I think primarily what the Occupy movement is is a forum for a dialog unlike we’ve had in many decades. We don’t all agree with each other (I think there’s an awful lot of conspiracy theorists down there who probably should take a science class sometime), we’re all talking to each other for the first time. We’re making the attempt to take back the dialog. For all the talk about reaching across the aisle you hear in this country, I think the diversity of the Occupation movement is coming closer to it than anything we’ve seen so far. The key to this is the fact that we’re finally out of our homes and looking face to face with the person we’re discussing this issues with. For decades now we’ve been content to sit in front of our TVs and video games and we don’t really have any community gatherings or public forums anymore. We’re very isolated. When the internet came along I think people thought it was this great unifier, but in actuality it’s done the opposite. When you’re talking to someone in digital land, you lose that sense of respect and kindness that you have in a face to face discussion. It’s easy for me to tell someone in a forum “Well if you believe that, you’re a big fat idiot”, but in real life, face to face, we all tend to be softer, more empathetic, more respectful, even when we don’t agree. It forces our minds open and inspires us to form new ideas. When we’re isolated from each other and safe from the consequences of our closemindedness and rudeness, we have no reason to listen to other ideas and be innovative.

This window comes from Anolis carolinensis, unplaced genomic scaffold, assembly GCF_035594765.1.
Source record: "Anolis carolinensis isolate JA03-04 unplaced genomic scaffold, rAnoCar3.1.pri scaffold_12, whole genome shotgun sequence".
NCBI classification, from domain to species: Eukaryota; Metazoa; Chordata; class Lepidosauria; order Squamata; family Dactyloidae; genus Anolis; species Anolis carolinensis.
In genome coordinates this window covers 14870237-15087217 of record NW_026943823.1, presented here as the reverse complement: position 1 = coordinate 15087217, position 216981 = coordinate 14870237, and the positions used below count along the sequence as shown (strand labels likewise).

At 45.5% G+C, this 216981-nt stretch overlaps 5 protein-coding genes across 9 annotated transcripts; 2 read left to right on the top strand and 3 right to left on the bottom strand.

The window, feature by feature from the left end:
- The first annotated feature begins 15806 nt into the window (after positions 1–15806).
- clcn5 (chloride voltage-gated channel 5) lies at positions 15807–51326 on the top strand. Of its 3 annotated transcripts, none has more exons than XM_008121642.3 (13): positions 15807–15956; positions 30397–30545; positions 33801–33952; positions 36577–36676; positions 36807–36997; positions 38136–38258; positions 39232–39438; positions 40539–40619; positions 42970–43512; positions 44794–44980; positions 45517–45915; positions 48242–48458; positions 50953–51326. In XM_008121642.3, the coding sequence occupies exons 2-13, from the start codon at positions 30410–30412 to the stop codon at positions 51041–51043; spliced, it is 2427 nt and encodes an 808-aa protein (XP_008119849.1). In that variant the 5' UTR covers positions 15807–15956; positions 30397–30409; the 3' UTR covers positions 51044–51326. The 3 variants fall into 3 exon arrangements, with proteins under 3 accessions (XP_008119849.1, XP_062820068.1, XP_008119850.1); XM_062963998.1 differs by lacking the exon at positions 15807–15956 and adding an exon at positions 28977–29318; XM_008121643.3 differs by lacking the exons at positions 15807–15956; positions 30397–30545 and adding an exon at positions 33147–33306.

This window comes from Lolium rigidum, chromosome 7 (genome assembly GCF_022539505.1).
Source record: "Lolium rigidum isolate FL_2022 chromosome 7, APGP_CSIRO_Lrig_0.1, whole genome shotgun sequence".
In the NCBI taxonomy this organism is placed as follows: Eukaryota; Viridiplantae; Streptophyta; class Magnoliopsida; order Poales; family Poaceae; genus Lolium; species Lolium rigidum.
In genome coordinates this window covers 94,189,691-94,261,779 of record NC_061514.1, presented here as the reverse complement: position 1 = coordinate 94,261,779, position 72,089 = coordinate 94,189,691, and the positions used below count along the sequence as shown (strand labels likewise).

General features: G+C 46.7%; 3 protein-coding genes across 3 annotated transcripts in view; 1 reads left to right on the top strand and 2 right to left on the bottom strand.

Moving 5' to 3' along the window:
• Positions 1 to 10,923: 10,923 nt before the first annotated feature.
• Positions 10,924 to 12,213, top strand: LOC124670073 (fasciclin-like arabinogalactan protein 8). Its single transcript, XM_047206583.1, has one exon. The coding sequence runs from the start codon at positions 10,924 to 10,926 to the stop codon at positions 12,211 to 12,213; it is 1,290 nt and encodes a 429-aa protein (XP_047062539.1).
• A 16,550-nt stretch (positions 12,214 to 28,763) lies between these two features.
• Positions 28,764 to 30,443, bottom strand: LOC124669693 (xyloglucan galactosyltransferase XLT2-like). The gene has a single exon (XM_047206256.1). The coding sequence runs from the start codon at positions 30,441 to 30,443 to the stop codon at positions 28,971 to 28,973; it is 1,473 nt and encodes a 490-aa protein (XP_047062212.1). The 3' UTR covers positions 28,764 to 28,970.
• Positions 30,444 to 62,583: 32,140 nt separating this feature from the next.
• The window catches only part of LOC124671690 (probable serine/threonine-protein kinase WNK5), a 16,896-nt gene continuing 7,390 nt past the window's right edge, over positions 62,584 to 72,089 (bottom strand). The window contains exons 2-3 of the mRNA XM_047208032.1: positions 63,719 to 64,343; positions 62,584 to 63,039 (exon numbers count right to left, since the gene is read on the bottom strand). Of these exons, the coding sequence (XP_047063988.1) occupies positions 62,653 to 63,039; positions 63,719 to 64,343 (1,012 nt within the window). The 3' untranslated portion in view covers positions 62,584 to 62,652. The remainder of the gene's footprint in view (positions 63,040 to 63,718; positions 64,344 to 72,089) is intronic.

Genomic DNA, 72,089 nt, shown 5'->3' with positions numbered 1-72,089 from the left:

The Occupations give us a forum for that listening and learning and speaking and innovating. That’s the most amazing thing that it is, I think.

What are their primary goals? This is the million dollar question isn’t it? Ha ha. Well, the short answer is that there is no primary goal. Or maybe it’s that OWS has a list of demands on it’s website, and you can find a lot on OccupyTogether.org. There’s actually a document out there that looks an awful lot like a declaration of independence that has a good list of goals or demands. There’s a lot out there and it baffles me how so many people say that OWS has no organized message. We have a lot of messages. What are people looking for, precisely? The reason why this movement has been able to get so big is because it doesn’t limit itself to one specific message, but rather a number of issues that are all interconnected and represent a large number of people. Maybe because I’m a women’s studies minor and I spend a lot of class time talking about the intersectionality of various social justice issues, I have a hard time seeing how people can say something like “So is this movement about Wall Street or about The American Indian Movement?” (which are two major forces here at Occupy Denver), and the answer is it’s about both, and it’s about one thing. The two things are intertwined and cannot be separated. It would take literally a thousand pages to describe all the connections between the two issues, which also connect sexism, racism, poverty, homophobia, environmental issues, and just about every social justice issue you can think of. It’s all part of the same machine. Social justice tends to be the short term for it, but I think Martin Luther King summed it up pretty nicely when he said “Injustice anywhere is a threat to justice everywhere.”